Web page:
Citibank has agreed to pay $38.7 million to settle charges that it was negligent in conducting thousands of transactions involving American Depositary Receipts (ADRs).
According to the U.S. Securities and Exchange Commission, an investigation of Citibank’s ADR practices found the bank allowed ADRs to be “pre-released” while not backed by actual shares, leaving them ripe for potential market abuse.
In agreeing to the settlement, Citibank joined Deutsche Bank and brokers ITG Inc. and Banca IMI Securities Corp. that have been swept up recently in the SEC’s crackdown on improper handling of pre-released ADRs.
The settlement includes the disgorgement of about $20.9 million in net revenues that Citibank generated from negligently conducted pre-release transactions between August 2011 and November 2016.
“Our charges against Citibank are the latest in our ongoing investigative effort to hold accountable Wall Street institutions that participated in an industry-wide fraud,” Sanjay Wadhwa, senior associate director of the SEC’s New York Regional Office, said in a news release.
“Our investigation into these practices has revealed that banks and brokerage firms profited while ADR holders were unaware of how the market was being abused,” he added.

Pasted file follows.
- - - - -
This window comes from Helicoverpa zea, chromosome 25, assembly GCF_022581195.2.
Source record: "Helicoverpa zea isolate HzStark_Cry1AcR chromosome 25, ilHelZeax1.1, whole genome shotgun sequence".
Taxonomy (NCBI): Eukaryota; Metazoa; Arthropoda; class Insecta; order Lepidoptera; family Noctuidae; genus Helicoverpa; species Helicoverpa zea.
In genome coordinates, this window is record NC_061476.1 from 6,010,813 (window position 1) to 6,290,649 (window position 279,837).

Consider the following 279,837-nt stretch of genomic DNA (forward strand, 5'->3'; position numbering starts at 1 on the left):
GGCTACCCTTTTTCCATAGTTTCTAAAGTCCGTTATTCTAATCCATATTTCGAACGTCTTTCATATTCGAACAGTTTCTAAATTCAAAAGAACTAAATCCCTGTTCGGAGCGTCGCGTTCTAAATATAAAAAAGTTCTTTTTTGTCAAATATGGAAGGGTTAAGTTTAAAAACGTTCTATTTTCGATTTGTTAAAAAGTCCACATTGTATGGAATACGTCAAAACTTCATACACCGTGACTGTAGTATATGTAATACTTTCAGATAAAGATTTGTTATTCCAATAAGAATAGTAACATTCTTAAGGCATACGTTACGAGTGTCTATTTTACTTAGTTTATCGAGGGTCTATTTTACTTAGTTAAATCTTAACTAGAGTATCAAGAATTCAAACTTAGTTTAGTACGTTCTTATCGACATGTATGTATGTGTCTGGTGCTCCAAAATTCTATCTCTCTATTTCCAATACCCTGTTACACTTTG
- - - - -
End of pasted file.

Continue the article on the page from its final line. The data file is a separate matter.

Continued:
The practice of pre-release allows a bank to release ADRs to a broker without the deposit of foreign shares, provided the broker or its customer beneficially owns the number of foreign ordinary shares that corresponds to the number of shares the ADR represents.
“Contrary to how pre-release transactions were supposed to work, Citibank at times pre-released ADRs to pre-release brokers in circumstances where Citibank was negligent with respect to whether the pre-release brokers [or their customers] actually beneficially owned the corresponding number of ordinary shares,” the SEC said in an administrative order.
The commission said Citibank staff knew or should have known brokers may not have been complying with their pre-release obligations and that their negligence “at times facilitated short selling” and enabled the settlement of trades with some ADRs that were not actually backed by foreign ordinary shares.